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November 11, 2009

No he won't - Brendan Simms on how Barack Obama has reneged on his election promises

Posted by Brendan Simms

Barack Obama, in terms of his foreign policy, has not lived up to the hopes many invested in him at the time of his election - argues Brendan Simms, Professor in the History of International Relations at the University of Cambridge.

It wasn't meant to be like this. Barack Obama was elected just over a year ago amid near-universal expectations of a fresh start in US foreign policy. His supporters looked forward to a new drive on Palestine, where a more "even-handed" approach (code for putting pressure on Israel) would re-energise the peace process; a process of "engagement" with Iran; and a "new chapter" in its relationship with the world more generally.

Those who felt that the Bush years had brought "humanitarian intervention" into disrepute, hoped for greater emphasis on Tibet and Darfur. After all, the President-elect's team included many genuine interventionists such as Tony Lake, Bill Clinton's first national security advisor, and Samantha Power, author of the famous book on Genocide (A Problem from Hell: America and the Age of Genocide), and - at least until a disastrous speech attacking Hillary Clinton as a "monster" - widely tipped as new National Security Advisor.

In particular, Obama had promised a more robust policy in Afghanistan, which his campaign defined as a war which the United States and its allies could not afford to lose. Even critics, such as this author, believed that he would wind down the unpopular campaign in Iraq, rally Americans behind the "good war" there, parlay his undoubted popularity among Europeans into concrete troop commitments which had eluded Bush, and "get real" with Pakistan, whose military establishment continued to see the Taliban as potential allies against India. The announcement that Richard Holbrooke, the "bruiser" who had knocked heads together in the Balkans in the 1990s, would lead a new drive in Afghanistan, only strengthened this impression.

A year on, and the President has clearly lost his way. Some of the disappointments were inevitable, and were the product of absurdly high expectations for which he cannot be blamed. Health-care reform, for example, is a notoriously tricky issue over which many have come to grief in the past. Likewise, nobody should blame Mr Obama for his failure - so far - to make any headway over the Middle East peace process.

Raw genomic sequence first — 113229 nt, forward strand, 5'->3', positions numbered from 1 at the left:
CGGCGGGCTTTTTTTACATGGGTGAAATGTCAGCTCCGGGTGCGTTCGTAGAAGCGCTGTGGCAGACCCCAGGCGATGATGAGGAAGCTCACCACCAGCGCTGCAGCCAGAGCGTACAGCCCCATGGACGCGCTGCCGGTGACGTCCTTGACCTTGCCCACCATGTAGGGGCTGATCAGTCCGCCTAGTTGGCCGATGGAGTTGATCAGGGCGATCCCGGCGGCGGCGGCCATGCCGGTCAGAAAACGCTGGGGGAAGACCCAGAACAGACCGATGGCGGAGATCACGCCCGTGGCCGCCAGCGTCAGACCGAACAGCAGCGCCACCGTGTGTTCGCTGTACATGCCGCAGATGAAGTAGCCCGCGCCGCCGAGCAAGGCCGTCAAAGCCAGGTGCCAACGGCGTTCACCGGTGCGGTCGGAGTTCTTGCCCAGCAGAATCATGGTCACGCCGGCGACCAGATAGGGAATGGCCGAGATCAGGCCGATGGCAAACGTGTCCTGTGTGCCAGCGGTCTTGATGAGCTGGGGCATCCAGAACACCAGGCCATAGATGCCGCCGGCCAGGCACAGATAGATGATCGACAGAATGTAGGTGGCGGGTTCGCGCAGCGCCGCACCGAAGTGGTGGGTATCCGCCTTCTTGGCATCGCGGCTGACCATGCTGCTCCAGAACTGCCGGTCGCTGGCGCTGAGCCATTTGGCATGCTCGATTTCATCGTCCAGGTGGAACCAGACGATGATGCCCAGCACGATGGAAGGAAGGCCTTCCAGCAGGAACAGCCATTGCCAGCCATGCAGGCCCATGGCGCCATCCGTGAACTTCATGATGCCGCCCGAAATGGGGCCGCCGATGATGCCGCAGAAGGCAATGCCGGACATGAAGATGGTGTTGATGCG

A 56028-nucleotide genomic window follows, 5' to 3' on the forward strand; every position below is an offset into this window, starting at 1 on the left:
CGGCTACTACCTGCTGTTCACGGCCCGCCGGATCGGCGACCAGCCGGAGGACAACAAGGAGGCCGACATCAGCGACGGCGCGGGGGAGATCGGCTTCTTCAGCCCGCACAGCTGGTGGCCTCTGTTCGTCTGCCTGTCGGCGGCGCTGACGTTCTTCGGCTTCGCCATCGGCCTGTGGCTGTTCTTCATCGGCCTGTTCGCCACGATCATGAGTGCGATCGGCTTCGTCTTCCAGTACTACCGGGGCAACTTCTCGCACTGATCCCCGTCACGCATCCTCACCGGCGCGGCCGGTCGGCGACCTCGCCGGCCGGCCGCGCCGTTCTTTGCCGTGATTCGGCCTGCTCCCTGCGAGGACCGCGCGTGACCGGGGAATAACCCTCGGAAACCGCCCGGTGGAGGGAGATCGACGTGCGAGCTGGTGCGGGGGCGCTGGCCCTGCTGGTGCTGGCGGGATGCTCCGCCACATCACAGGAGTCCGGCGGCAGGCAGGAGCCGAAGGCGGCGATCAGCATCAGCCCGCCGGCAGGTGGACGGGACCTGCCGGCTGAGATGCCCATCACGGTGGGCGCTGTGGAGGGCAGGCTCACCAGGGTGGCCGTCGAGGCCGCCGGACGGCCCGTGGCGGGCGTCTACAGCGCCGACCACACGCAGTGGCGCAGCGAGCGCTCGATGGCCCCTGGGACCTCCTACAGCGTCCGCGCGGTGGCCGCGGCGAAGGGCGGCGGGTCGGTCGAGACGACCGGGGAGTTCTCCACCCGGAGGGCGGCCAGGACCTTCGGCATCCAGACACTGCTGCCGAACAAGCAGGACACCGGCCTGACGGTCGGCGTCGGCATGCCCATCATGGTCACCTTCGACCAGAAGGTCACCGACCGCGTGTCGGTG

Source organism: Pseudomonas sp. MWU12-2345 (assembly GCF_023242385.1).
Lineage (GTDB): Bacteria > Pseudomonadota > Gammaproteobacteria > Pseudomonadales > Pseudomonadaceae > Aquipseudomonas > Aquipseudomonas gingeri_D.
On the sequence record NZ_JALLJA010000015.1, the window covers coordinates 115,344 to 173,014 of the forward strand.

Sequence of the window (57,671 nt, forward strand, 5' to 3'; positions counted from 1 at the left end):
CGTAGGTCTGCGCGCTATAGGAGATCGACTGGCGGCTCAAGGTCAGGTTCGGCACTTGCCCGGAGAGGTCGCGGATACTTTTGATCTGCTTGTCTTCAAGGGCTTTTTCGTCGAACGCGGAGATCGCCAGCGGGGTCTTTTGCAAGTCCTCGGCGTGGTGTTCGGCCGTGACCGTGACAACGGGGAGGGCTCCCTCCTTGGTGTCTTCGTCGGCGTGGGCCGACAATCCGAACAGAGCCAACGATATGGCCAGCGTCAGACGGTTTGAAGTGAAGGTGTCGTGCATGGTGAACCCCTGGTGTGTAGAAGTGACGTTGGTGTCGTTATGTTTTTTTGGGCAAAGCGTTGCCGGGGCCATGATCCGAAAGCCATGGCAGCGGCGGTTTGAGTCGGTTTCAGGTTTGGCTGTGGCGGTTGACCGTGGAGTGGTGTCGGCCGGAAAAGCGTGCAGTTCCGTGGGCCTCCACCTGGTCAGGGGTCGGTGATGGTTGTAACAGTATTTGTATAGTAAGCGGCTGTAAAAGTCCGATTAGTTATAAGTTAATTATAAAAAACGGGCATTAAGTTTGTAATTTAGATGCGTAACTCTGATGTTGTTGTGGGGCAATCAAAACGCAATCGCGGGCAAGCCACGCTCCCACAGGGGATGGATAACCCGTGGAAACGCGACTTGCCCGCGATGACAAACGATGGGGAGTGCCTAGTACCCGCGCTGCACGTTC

What unsettles friends and sceptics is his complete inability to get to grips with Afghanistan.

The Europeans, far from queuing up to provide more troops, are eyeing the exits. And who can blame them, when Mr Obama himself has sounded such an uncertain trumpet. True, he authorised a substantial force increase at the beginning of the year, but he sat on the recommendations of his commander General McChrystal for more than two months. The interminable seminar on "options" for Afghanistan has demoralised the coalition effort on the ground, and created the impression of unsteady military leadership. It is widely decried by British and other European strategists as the reason why they are unable to commit more troops themselves.

The events of the past weeks, when promised paltry force increases were so hedged about with qualifications, and demand for matching deployments, as to make them meaningless, have confirmed this picture. Worse still is the political vacuum. Mr Holbrooke has become increasingly invisible. The Afghan President Hamid Karzai has successfully seen him off on more than one occasion, and most recently over the flagrantly rigged election.

All this, unfortunately, is of a piece with Mr Obama's foreign policy across the board. He bowed to Russians objections to the proposed missile shield in Poland and the Czech Republic - thus deeply embarrassing two loyal European allies - but failed to secure Moscow's support over Iran in return. He has indulged the Chinese government, first by sending Secretary of State Hillary Clinton to Beijing with the explicit promise to relax criticisms of the regime's human rights record, and then by refusing to see the Dalai Lama. He deeply disappointed Iranian Democrats by his weak criticism of the stolen election in their country, and yet the mullahs have thrown his offer of a fresh start back in his faces, not least by their increasing belligerence over the nuclear issue. Israel, which needs to be persuaded to stop building settlements for its own good, has more or less told him to get stuffed, and he has meekly accepted this. Finally, Obama has shown virtually no interest in Africa in general, and in Darfur in particular.

In part, this restraint can be excused by the fact that the United States is militarily over-stretched and in serious economic distress. That does not explain, however, why the President does not even do what he promised to do: to draw down in Iraq and to use the spare fiscal and troop capacity to step up operations in Afghanistan.

Hillary Clinton said that while American leadership had been "wanting" during the Bush years, it was still "wanted" by the world. The President seems to be much less sure of this, talking a low profile whenever anything of substance is on the agenda. Obama's hesitancy clearly stems much more from a fundamental unease with the concept of intervention and democracy export itself. One way or the other, the President obviously does not believe that those who refused to be persuaded may ultimately have to be compelled.

"Yes, we can", Obama famously promised last year. Reviewing the record, it seems clear that he can't - or, worse, - that he simply won't.

Dr Brendan Simms is Professor in the History of International Relations at the Centre of International Studies at the University of Cambridge and co-President of the Henry Jackson Society.

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